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April,
2007


Miami Embraces Club Macanudo

Cigar lounge opens within largest U.S. cigar club.

By Joseph Finora

Building on a blueprint that’s enjoyed success in New York, Washington D.C., London, and Jakarta, the Club Macanudo lounge opened within the Havana Club at the Miami City Club late last year — that’s three clubs in one.

In the heart of a city that has a long and distinguished history with cigars, the Club Macanudo lounge is a 2500-sq-ft venue outfitted with an array of amenities including soft couches and chaise lounges, dining tables between floor-to-ceiling windows, widescreen televisions, and a retractable glass wall that can transform the lounge into a private entertaining space.

The Havana Club at the Miami City Club is a members-only establishment located on the 55th floor of the Wachovia Financial Center, a mainstay of the Miami skyline. The 15,000-square-foot Club boasts a 360-degree view of Miami and its surrounding waters.

Club membership is limited to 800. Privileges include a private humidor, 24-hour concierge service, unlimited access to the Club’s in-house conference room and business center, usage of the Club’s fleet of limousines, curbside valet parking, and VIP status with British luxury goods purveyor Asprey. Havana Club members will also enjoy membership to the Downtown Athletic Club as well as reciprocal memberships to more than 150 clubs worldwide, including other Club Macanudo locations.

Club Macanudo officially opened on December 15 with a ribbon-cutting ceremony featuring Miami’s Mayor Manny Diaz, followed with performances by Jon Secada and Arturo Sandoval. Its celebrity attendee list includes Kevin Costner, Denzel Washington, Armand Assanti and Steven Segal. Former Dolphins quarterback Dan Marino has also visited.

It’s been intimated that strict smoking bans and the general outcast feeling smokers are receiving is at least partly responsible for this upsurge in private smoking clubs and are cultivating alternative business models catering to smokers and those who support them.

Cigar shops in numerous cities have been trying to stay ahead of the curve for years by adding lounges of various styles, holding smoke nights and tastings, book signings, rolling demonstrations, singles nights, Super Bowl and New Year’s Eve parties and nearly anything else to draw smokers together in a supportive environment.

Others with deep-pocketed supporters behind them have been more revolutionary such as the Marshall McGearty tobacco lounge in Chicago’s Wicker Park — the country’s first cigarette lounge. Supported by parent RJR Tobacco, which has classified it an “age-restricted venue,” the lounge only sells the company’s premium Marshall McGearty Tobacco Artisans cigarette brand and is aimed at the adult smoker seeking super-premium products and their accompanying lifestyle.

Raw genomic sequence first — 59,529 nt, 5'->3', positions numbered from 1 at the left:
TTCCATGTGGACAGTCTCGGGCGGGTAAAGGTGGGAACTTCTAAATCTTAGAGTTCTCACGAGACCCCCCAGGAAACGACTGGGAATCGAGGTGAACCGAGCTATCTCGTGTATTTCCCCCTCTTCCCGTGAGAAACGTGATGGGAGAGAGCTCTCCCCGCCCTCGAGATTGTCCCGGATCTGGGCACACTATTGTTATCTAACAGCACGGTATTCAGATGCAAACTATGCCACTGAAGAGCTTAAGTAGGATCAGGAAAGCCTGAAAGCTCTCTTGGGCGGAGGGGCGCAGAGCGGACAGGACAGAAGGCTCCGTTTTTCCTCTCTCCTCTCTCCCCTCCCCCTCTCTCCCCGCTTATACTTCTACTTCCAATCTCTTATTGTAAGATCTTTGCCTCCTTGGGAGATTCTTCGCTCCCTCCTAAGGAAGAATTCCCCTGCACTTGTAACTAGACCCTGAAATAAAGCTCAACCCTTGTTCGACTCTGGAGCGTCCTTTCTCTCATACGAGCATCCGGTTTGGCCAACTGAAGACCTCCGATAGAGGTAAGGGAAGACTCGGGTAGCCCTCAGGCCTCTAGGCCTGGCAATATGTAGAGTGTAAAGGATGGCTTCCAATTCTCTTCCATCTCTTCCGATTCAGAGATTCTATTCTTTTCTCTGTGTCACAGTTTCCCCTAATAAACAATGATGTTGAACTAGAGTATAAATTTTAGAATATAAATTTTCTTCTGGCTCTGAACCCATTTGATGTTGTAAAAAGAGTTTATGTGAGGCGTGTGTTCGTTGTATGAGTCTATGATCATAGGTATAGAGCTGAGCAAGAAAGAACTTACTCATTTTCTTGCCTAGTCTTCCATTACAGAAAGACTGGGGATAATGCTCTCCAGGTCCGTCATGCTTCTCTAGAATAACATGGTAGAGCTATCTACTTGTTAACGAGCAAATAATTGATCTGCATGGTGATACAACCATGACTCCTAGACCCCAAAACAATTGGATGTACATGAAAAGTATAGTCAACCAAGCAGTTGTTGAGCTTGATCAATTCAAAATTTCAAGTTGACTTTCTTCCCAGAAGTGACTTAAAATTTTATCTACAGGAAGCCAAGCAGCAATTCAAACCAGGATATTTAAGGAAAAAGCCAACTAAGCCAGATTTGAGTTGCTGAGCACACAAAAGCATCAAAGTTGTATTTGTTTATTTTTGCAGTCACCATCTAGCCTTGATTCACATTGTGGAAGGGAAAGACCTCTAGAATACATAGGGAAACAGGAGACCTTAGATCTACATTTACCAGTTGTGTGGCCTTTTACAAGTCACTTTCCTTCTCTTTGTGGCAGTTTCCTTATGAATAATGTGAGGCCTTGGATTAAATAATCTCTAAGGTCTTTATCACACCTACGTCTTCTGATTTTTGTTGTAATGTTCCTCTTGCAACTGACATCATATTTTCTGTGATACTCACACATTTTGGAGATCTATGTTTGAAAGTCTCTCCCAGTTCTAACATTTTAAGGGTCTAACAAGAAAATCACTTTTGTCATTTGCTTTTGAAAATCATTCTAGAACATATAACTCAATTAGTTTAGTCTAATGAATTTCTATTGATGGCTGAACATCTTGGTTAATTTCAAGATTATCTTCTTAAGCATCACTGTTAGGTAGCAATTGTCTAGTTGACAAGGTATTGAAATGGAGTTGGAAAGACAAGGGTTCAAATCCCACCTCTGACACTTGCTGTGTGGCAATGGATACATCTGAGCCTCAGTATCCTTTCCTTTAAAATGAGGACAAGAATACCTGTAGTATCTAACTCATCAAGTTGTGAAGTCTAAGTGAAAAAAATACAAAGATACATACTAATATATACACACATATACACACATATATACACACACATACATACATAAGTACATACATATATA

The Dining Room
While RJR and General Cigar are branding a lifestyle, they’re also aiming to control the distribution as well as the retail venue at which their products are served. The patrons at such venues ideally will be familiar with them and hopefully become loyal future customers, staying true to the brands even in a sometimes hostile environment. The Havana Club at the Miami City Club carries numerous General Cigar offerings including Macanudo Vintage and Macanudo Gold Label, Partagas, Cohiba, and La Gloria Cubana Reserva Figurados. At the time of this writing, the parties were discussing the possibility of developing a special La Gloria Cubana to be available exclusively at the club.

“This is the only facility in Miami where one can dine and smoke,” says Robert Katz, president and managing partner of the Havana Club with a nod to his venue’s exclusivity.

According to Cooper Gardiner, vice president of marketing for General Cigar, a division of Swedish Match, “The Club Macanudo lounge at the Havana Club represents a golden opportunity. Not only is the lounge a luxurious embodiment of the Macanudo brand, it also affords us an opportunity to share the Club Macanudo experience with cigar connoisseurs in South Florida.” Katz’s club carries a full selection of General Cigar’s premium and super-premium cigars and does carry some products from other manufacturers. Similarly, New York’s Club Macanudo carries General Cigar brands (its parent company) almost exclusively, plus a limited selection of Davidoff cigars based on its relationship with David Kitchens of Davidoff who is a long-standing humidor holder and entertains there very often.